Senior Research Assistant in AI and Media Research Lab, Department of Journalism, School of Communication.
Both positions conduct research around social media, online incivility, and misinformation, with particular foci around the two topics of politics and COVID-19.
Cross-Cultural Coffee Break, offered by SIETAR Europa.
What is a cross-cultural coffee break (CCC Break)? Every participant grabs a cup of coffee (cappuccino, latte macchiato, espresso, you name it) and dives into a vivid exchange on an intercultural topic.
The Objectives of CCC Breaks: Sharing and Learning in an informal virtual setting. Every CCC Break is designed for the maximum number of 10 participants in order to allow the maximum of interaction between participants.
Team behind the scenes: Barbara Covarrubias Venegas, Joanna Sell, Gradiola Kapaj, Camilla Degerth.
Free Courses with Certificates, offered through Coursera. Deadline: July 31, 2020.
At the end of March, the world’s largest Massive Open Online Course provider Coursera announced that they are offering 100 free courses in response to the impact of the COVID-19 pandemic. Most recently, Coursera added another 35 new courses from its Latin American university partners and extended the deadline. See the entire list put together by Dhawal Shah. There are none on any intercultural or dialogue topics, but here are some that still may be of interest:
Language learning courses include: Chinese for Beginners, First Step Korean, and Tricky American English Pronunciation. Job skills include: How to Write a Resume, and How to Write and Publish a Scientific Paper. More general skills courses include: Creative Problem Solving, and Communication Strategies for a Virtual Age.
Be sure to follow the link above and read the directions for how to earn certificates for free. (MOOCs are always free, by definition, but many universities typically charge a fee to award a certificate proving success.)
Why East Asian Students Beat U.S. Students on Every International Test, Society for Intercultural Education, Training and Research (SIETAR) Tri-State (NY-NJ-CT), Webinar on Wednesday, May 20, 2020, 1:00 PM – 2:30 PM EDT.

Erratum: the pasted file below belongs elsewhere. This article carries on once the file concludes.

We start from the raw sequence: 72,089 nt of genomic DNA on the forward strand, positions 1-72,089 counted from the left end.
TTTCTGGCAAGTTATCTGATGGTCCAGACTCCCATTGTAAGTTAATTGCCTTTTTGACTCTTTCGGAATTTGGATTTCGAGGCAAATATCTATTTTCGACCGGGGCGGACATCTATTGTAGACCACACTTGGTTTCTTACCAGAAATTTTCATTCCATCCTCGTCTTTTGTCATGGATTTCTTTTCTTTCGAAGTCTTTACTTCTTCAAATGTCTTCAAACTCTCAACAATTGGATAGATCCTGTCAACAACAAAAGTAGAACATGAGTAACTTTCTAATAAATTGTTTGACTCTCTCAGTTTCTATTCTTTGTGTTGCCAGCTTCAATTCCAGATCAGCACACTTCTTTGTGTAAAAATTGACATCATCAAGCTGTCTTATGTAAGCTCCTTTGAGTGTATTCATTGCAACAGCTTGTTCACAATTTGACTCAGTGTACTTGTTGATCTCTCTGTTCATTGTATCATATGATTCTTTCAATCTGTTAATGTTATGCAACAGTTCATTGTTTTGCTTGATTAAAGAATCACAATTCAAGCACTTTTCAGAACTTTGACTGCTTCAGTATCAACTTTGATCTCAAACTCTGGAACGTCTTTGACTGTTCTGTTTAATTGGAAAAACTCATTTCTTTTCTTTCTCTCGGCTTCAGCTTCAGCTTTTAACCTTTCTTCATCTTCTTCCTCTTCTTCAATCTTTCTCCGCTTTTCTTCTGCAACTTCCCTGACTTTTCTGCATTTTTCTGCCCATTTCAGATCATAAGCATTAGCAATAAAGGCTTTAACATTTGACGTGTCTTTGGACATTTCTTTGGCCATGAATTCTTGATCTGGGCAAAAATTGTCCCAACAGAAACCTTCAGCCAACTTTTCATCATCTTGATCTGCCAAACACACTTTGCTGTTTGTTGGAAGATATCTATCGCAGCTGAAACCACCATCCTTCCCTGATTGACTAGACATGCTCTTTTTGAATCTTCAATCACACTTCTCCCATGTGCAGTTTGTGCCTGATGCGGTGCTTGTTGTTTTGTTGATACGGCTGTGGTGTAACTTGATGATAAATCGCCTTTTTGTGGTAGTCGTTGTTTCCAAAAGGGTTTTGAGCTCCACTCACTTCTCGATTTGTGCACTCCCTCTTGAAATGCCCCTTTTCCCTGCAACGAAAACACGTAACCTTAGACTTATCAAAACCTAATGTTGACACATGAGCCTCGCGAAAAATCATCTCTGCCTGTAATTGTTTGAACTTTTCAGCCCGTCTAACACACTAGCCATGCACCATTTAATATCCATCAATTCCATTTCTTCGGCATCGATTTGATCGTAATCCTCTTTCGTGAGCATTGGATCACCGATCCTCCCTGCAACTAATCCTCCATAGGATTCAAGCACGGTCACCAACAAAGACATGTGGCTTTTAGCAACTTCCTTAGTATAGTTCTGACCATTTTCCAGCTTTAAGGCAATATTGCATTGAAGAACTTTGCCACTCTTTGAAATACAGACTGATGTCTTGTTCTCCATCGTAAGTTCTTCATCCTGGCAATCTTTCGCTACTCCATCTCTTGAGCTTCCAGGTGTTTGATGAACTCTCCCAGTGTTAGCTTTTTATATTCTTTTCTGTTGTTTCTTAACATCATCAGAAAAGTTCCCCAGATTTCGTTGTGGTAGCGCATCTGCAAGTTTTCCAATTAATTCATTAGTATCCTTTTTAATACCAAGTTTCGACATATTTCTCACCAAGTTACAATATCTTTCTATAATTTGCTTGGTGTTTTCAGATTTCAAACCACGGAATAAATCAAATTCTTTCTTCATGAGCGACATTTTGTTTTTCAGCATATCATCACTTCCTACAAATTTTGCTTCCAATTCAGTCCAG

Years ago, Cornelius Grove grew curious about why, on every international comparative test since the early 1970s, East Asian students’ scores are among the highest while American students’ scores are somewhere in the middle…or lower. He discovered that the answer lies not only in how they are taught in school but also in how they are raised at home. He wrote two books about what he learned: The Drive to Learn (2017) and A Mirror for Americans (2020), both published by Rowman & Littlefield. Grove will share highlights of what he learned during this SIETAR Tri-State webinar.
The event is free – just follow the link above to register.
Global Seed Grants, Lisle International, Leander, TX, USA. Deadlines: Request to apply: August 20, 2020; Completed application: September 1, 2020.
Do you have a project idea that will bring people of diverse backgrounds together for shared learning? Lisle International provides Global Seed Grants to support innovative projects which advance intercultural understanding through shared experiences, with the goal of creating a more just social order. Projects may seek to bridge a variety of community divides, including ethnic, cultural, religious, racial or gender perspectives, anywhere in the world.
Lisle International was an early pioneer in intercultural education programming, beginning with US projects in 1936 and expanding internationally in 1952. Since 2004, Lisle has focused on providing small “seed grants” to support programs fostering intercultural understanding.
Grants of $500 to $3,000 are available to innovative projects that match the mission of Lisle. Lisle awards between three and eight grants each year to projects in the Americas, Europe, Asia and Africa.